How did the scholars of Athens respond to Paul's preaching? We read that they began to mock him. You see, if a man creates his own ideas and philosophies, most of the world will applaud and acknowledge him. They may even give him a Nobel prize and every other honor. But when a man declares God's truth, the world mocks him. Go to any university town, try preaching the gospel, and you will discover that most people will mock you. Like the Athenians, they will burst out in laughter and say, "This man is speaking about resurrection from the dead, but we know that is impossible. How can a dead man rise again? All of our philosophy and science tells us it is impossible. But this kook says God raised one person, Jesus Christ, from the dead, and he is even implying that God will raise everybody else from the dead. How can someone believe such foolishness?"
Isn't that what happens when you preach the gospel in the university or any other place? What happens when you say that it was God who created everything, not evolution? What happens when you declare that there is sin in the world and that every man is a sinner? What happens when you say that Mary, by the power of the Holy Spirit, conceived in her womb the Holy One of God who later was crucified, buried and raised from the dead? I assure, if you say these things, most people will burst out in laughter, saying, "You are a kook!" This is the first response to the gospel.
But the Athenians had another way of dealing with the gospel preaching of Paul--a more polite, civilized way of treating him. Those who were not mocking Paul said to him, "We want to hear you again on this subject." In other words, they were saying, "That's all we want to hear, Paul. Don't worry about speaking to us again. We don't want to hear these crazy things you are saying about a man rising from the dead and coming to judge everyone. Don't you know we are decent people, with Ph.D.s and all? We really have no desire to hear such ideas, but we want to treat you nicely, so let's just agree that we can hear you another time." Of course, another time will never happen.
However, some Athenians believed Paul and received his message. Verse 34 tells us, "A few men became followers of Paul and believed. Among them was Dionysius, a member of the Areopagus, also a woman named Damaris, and a number of others."
Why Preach the Gospel?
In Acts 13:48 we read, "All who were appointed for eternal life believed." When you preach the gospel, never think that your preaching is in vain. It is not! Your preaching is always successful, because everyone who is ordained to life will believe, as these few Athenians did. In fact, your preaching is always successful, whether people believe or not, because all who do not believe have no excuse before God. The days of ignorance are over, as Paul said in Acts 17:30. If you have brought to people the truth of the gospel in all its brightness and fullness, never think you are a failure. Our preaching always accomplishes God's purpose for it.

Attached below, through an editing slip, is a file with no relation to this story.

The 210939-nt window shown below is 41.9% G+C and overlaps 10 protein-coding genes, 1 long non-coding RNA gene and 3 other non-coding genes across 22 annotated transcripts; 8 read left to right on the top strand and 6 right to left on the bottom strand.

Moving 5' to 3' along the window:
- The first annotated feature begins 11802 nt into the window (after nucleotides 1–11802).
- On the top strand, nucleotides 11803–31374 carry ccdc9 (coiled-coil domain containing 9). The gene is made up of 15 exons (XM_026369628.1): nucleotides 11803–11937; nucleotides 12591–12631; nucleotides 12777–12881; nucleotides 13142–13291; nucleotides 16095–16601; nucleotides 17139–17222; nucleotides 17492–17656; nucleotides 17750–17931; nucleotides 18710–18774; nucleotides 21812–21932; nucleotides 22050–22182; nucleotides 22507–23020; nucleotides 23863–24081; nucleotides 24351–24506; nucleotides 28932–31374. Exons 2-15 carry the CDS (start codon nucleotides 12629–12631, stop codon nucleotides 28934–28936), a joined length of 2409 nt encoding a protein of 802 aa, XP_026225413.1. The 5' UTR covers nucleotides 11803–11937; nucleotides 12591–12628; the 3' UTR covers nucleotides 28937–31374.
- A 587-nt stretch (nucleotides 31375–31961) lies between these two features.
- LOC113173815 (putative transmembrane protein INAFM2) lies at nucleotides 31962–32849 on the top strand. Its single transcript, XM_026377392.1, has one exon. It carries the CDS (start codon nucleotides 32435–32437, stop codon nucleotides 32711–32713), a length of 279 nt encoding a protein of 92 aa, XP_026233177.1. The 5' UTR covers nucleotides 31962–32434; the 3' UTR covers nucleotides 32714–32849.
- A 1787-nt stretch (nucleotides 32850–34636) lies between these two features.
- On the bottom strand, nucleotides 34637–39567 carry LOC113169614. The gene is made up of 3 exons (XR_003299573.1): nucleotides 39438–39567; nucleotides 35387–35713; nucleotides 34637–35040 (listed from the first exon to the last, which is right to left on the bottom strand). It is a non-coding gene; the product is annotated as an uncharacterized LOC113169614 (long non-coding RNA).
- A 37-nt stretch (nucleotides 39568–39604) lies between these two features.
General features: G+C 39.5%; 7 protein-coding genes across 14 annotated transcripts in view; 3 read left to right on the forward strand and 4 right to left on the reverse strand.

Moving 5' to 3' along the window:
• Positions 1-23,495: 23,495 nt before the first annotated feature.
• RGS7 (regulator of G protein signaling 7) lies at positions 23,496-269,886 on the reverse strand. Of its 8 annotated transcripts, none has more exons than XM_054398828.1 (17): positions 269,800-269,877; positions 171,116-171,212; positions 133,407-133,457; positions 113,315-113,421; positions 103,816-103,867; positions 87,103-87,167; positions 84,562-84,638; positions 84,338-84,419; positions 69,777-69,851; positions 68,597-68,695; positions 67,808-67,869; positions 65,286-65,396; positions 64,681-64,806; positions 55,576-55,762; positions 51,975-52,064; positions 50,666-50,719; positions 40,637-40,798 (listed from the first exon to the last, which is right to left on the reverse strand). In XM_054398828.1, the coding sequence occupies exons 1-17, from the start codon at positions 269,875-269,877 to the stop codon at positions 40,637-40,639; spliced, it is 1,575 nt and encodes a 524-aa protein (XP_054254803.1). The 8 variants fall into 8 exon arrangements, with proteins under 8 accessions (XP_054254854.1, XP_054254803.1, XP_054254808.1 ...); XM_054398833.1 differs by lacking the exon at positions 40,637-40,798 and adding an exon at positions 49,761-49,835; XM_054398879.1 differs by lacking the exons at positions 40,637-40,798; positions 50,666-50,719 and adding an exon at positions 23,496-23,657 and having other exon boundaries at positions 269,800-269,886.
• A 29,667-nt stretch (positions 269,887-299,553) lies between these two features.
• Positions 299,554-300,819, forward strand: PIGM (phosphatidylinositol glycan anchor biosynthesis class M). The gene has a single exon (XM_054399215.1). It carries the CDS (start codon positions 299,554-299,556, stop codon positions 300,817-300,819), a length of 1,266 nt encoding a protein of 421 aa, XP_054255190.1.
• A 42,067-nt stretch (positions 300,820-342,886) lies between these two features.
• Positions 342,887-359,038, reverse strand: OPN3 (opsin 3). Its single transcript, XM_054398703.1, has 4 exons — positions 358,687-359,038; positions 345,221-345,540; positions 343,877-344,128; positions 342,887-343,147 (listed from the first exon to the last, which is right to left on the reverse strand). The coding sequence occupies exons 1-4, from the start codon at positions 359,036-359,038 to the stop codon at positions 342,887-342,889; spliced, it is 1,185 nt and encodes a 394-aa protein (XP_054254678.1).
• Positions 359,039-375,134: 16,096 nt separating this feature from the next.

Additionally, never think that you are a kook if you preach about Jesus Christ. You are not, even though the world may say you are. Keep on preaching the truth of the gospel! Preach that Christ was crucified, that Christ was buried and sealed in the tomb. Declare that his body did not see decay and that on the third day, according to the Scriptures, he rose from the dead. Proclaim that angels themselves showed his disciples that Christ's tomb was empty, saying, "He is not here; he has risen!" and how his enemies failed to produce a body. Tell that this risen Christ was seen of many, especially his apostles, saying to them, "I am not a ghost. Feel me! Touch me! Ghosts do not have flesh and bones," and that he even ate with them to prove his point.
What do you think the resurrected Christ is saying to us this day? First, he is telling us, "Be not afraid. I have destroyed death." Isn't that wonderful? What is the reason for all our fear? It is death. The fear of death is over for us--for you and for me who believe in Christ."
Second, he is saying, "Peace be unto you! Not only have I destroyed death, but I have brought life and immortality for you. He who believes in me shall never die. I will stop speaking one day on earth, but I will live forever with Christ, who has said, 'Because I live, you also will live.'"
Third, the resurrected Christ is saying to us, "You shall receive power when the Holy Spirit comes upon you." The Christian life is one of great freedom and liberty, including great liberty and power to proclaim the gospel.
Finally, he is saying, "I will be with you always even unto the end of the ages." Experiencing the presence of God is the greatest encouragement we can have, especially when we are preaching the gospel.
Keep on Preaching
There is an assault on the glory of God continuously in the world. Do you feel some pain in your inmost being because of the sin in the world? If so, you and I can do something about it. May God help us to declare the gospel wherever we are--in the church, in the marketplace, in the university, in our family, and in every other place. By the power of the Spirit of God, may we begin to tell people about the Creator God, the Lord of the universe, the Sustainer God, the Ordainer God, the God who is Judge but also Savior. May we tell people that even today this God commands all people everywhere to repent and be saved.
Let me assure you, this media man I spoke of is wrong, totally wrong. Christianity is not for losers; rather, it is for those who are most successful in the world. Therefore, may we not preach anything else but Jesus Christ, the eternal Son of God, and glory in his death, burial and resurrection, which all happened according to the Scripture and which are all for our salvation. Let us never be ashamed of the gospel, for it is "the power of God for the salvation of everyone who believes: first for the Jew, then for the Gentile" (Rom. 1:16). Let us be faithful in declaring this gospel that some may be saved. Amen.
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Copyright © 1999, P. G. Mathew